Apple shares surge in after hours trading on stellar earnings report

Apple Computer on Wednesday reported a third-quarter profit of $320 million, or 37 cents a share, on revenue of $3.52 billion. During the same period a year ago, Apple earned $61 million, or 9 cents a share, on revenue of $2.01 billion. Apple beat the estimates of analysts surveyed by Thomson First Call, who forecast a profit of 31 cents a share on $3.34 billion in revenue. iPod sales climbed to 6.15 million units from 860,000 a year ago.

Apple shares surged $1.36, up 3.55%, to $39.71 on heavy volume of 7,690,772 in after hours trading after ending the regular session up $0.11 at $38.35.

Related MacDailyNews articles:
MacDailyNews’ live coverage of Apple Q3 2005 earnings conference call – July 13, 2005
Apple smashes street with record revenue, earnings; shipped 6.155 million iPods – July 13, 2005
Apple Q3 2005 Macintosh and iPod unit results – July 13, 2005


  1. Confirms what I’ve been saying, huge demand no supply, if Apple can up the volume of iPods available the numbers can only get better.

    MW = program, (as in get with the program, woebegone analysts) ” width=”19″ height=”19″ alt=”excaim” style=”border:0;” />

  2. Jeeez….seems like cluelessness is invading this thread. Did “AppleReseller” actually complain about iPod supply? Apple is boasting same day shipping on iPods, and has publicly claimed that supply is now in line with demand–a statement for which they would be liable if it were false.
    If anyone has any evidence of supply problems, produce it.

  3. AppleReseller is pulling stuff out of the air.

    Apple specifically said during the call that iPod sales reflect customer demand. Translation – they are able to sell as many iPods as customers want them, meaning there is no issue with supply.

  4. for the economically illiterate – the current stock price in after hours trading on is +1.36. Also, you may have noted today that reduced taxes have *again* led to increaased revenue – as demonstrated by John Kennedy, Ronald Reagan and George Bush as well as other places (Maggie Thatcher in Britain for one) and administrations that have used their brains and cut taxes.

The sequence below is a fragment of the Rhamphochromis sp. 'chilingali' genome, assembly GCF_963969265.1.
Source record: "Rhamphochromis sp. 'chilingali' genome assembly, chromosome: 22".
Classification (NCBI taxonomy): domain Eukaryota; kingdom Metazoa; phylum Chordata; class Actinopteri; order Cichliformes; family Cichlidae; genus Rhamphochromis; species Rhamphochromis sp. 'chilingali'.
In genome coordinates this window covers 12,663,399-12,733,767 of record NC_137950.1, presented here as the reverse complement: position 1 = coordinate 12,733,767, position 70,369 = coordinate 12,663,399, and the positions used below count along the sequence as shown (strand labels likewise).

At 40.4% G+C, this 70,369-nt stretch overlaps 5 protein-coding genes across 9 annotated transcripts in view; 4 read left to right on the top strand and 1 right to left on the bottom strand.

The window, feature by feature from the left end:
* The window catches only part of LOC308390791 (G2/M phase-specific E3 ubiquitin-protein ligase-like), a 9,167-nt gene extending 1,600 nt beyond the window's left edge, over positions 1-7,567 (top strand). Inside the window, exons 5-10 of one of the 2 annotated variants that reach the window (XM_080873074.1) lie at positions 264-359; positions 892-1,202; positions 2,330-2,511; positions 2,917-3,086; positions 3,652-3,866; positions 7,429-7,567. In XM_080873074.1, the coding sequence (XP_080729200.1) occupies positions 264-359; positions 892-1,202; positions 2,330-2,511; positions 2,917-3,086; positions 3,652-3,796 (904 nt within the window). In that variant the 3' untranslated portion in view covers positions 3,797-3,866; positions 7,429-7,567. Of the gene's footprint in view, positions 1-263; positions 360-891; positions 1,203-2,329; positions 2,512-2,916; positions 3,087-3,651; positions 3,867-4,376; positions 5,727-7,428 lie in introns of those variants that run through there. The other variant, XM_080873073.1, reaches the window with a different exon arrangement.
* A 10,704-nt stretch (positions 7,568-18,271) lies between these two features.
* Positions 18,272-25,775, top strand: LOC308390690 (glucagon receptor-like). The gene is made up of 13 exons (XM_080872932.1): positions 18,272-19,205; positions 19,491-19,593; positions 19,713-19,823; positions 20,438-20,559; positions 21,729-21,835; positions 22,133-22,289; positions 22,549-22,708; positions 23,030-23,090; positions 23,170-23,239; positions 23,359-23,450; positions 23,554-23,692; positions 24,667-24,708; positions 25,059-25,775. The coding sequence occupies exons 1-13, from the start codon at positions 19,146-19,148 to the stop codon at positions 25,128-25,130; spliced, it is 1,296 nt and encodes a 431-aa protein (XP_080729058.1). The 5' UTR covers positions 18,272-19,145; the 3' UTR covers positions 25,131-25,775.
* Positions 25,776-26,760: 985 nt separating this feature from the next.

Magic Word – except as in… what can you expect out of economic illiterates?

  5. Alan,

    Didn’t know that the MDN feed wasn’t based on an after hours feed.

    MDN, wtf is up with that?

    As far as being economically illeterate, i take in $1 in income from Apple so that i don’t have to cough up over 50% of it to the government – i just live off the earnings from my investments and let other people run my private jet for me. ” width=”19″ height=”19″ alt=”grin” style=”border:0;” />

  6. Drop in morning trading?! Not likely…

    AAPL has already hit 39.70 in after-hours-trading. Total rise is over 3.5% today. I suspect that it will rise for quite some time… ” width=”19″ height=”19″ alt=”smile” style=”border:0;” />


  7. …Other Steve Jobs

    >of course, it begs the question….why then, not 1 inch above this story, is MDN reporting:

    Apple Stock Quote: 38.35 (+0.11)

    just curious.<

    Because that was the position at the end of the regular trading day (4.30pm Eastern). MDN was talking about the after hours trading, after the results were released. No, I don’t fully understand it either… ” width=”19″ height=”19″ alt=”smile” style=”border:0;” />

    MW: reported – rather topical!

  8. McDeans, stock trading does NOT stop at the end of regular trading day. So, at 4.30pm Eastern – market closure – the stock was 38.35, and in subsequent tradings the stock kept on climbing.

    There is also pre-market trading as well, that happens before regular trading day in the US. The pre-market trading is what drives the *opening” value for a stock. Why do you think it never *opens* at the value it had at market closing the day before? ” width=”19″ height=”19″ alt=”wink” style=”border:0;” /> Magic?

    Hint: the world is round, stock trading never really stops. ” width=”19″ height=”19″ alt=”wink” style=”border:0;” />

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